On the other side of the epic trip, Lewis is tapped to serve as the governor of Louisiana Territory, what might be described as the original Wild West, as a motley crew of unruly settlers, corrupt underlings, and displaced holdovers from the Spanish and French regimes caused him many headaches. Here, Meriwether Lewis descends into a numbing series of administrative issues concerning land grants, titles, budgetary quarrels, and inter-office bureaucratic fighting. Frederick Bates, cast as Lewis’ chief antagonist during these years, is little more than a sniping paper pusher whose petty corruption and sarcastic epistles fail to make him an adequate foil for the studious virtue of Lewis.
The saga of the Missouri Fur Company, a monopolistic venture founded by New York entrepreneur John Jacob Astor and funded in part by the US Government, thanks to some crafty accounting on the part of Lewis, is the most compelling story of the governorship. Unfortunately, it is mostly depicted in the distance, the perspective stuck behind Lewis’ desk as men fan out across the new territory, fighting, trading, and negotiating with tribes in an effort to make Louisiana profitable.
Lewis’ later years are filled with frustration, and readers of Meriwether Lewis feel his pain. Danisi and Jackson, self-described “independent historians”, are meticulous about their citations. It’s admirable that they wish to properly cite their sources; however it is perhaps best done through the use of end notes that appear, en masse, at the back of the book, instead of in three-page bursts of citations that follow each chapter and disrupt the overall narrative flow of the biography. Each chapter feels more like an essay, and there are clear disconnects between adjacent chapters where it seems clear that they were written by different authors and not properly healed through editing. Concepts, ideas, or events are introduced in one chapter, only to be reintroduced in the next as if they had not previously been raised.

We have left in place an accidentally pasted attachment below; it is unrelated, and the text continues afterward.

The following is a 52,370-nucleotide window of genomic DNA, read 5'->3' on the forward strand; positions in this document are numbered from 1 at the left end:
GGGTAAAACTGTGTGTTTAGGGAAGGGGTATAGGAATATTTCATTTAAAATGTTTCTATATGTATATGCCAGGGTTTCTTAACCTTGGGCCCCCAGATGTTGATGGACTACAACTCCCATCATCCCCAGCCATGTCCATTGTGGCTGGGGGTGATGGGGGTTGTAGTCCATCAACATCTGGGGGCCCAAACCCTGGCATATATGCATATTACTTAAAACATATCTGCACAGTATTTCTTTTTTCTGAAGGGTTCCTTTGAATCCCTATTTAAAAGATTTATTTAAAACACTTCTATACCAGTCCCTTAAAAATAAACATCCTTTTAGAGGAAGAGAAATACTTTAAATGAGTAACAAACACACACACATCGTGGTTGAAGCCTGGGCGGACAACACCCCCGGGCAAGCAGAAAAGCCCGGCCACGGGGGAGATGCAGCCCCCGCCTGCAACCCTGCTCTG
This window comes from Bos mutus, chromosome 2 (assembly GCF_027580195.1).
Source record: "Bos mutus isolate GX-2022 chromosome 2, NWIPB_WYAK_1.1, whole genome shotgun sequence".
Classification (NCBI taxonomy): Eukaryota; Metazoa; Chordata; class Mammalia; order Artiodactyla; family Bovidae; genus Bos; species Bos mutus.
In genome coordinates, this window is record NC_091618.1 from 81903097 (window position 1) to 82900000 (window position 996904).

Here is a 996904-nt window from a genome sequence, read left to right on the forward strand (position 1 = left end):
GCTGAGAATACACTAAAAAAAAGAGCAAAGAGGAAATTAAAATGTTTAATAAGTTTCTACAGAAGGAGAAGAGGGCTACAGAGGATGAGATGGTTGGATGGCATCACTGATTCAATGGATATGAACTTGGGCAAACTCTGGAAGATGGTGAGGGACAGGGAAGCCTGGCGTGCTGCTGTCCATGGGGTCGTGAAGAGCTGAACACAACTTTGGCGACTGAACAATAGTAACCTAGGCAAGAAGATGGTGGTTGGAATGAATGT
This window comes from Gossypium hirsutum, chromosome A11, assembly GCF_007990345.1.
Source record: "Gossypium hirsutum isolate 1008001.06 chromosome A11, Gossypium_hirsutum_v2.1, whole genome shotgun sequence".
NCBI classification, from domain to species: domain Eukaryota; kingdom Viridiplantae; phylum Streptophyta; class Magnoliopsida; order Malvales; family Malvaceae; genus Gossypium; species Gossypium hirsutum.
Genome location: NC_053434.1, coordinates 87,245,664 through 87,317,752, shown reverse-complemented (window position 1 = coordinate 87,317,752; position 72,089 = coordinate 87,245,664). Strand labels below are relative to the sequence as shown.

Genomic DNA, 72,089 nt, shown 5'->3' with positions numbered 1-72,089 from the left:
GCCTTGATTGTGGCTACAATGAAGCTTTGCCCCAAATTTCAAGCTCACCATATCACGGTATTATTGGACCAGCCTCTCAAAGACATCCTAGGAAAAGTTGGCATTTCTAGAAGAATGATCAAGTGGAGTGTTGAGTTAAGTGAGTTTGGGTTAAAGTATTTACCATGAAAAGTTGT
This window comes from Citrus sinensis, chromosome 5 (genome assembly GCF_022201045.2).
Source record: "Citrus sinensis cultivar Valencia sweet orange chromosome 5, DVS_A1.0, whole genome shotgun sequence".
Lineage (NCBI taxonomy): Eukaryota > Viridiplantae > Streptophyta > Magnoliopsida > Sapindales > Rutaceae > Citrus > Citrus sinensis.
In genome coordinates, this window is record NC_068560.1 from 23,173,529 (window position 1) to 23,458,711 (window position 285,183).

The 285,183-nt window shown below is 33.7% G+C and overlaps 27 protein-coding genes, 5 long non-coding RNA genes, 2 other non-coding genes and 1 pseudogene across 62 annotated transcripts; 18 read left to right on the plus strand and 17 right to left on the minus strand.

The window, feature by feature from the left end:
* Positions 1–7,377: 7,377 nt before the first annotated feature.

Much of Meriwether Lewis is dominated by a reconstruction of Lewis’ official business; naturally, that is the easiest aspect of his life to reconstruct, as it is documented in government papers and letters bound with red tape. It’s not necessarily the most interesting aspect of his life, though. Danisi and Jackson attempt to shed light on Lewis the man, and not just Lewis the bureaucrat, but their examination of his personal life lacks punch. That he had few, if any, romantic relationships is touched on, but the authors offer little to mull over other than that Lewis was devastatingly shy and somewhat awkward.
As Lewis himself discovered, as he struggled (and ultimately failed) to turn his Louisiana expedition into a marketable, narrative book, turning out a good story isn’t easy. At least Lewis had strong, compelling material to work with. One can only imagine the melancholy he would’ve descended into if he had to compose an autobiography of the years he wasn’t discovering new and exciting worlds, as Danisi and Jackson must. Meriwether Lewis is an adequate chronicle of the man’s blue period, and of early American governing, but by omitting the most significant experience of Lewis’ career and life, it seems sadly incomplete.
"The language and dialogue in his latest novel, The Whites, gives away his identity -- and that's a good thing.READ the article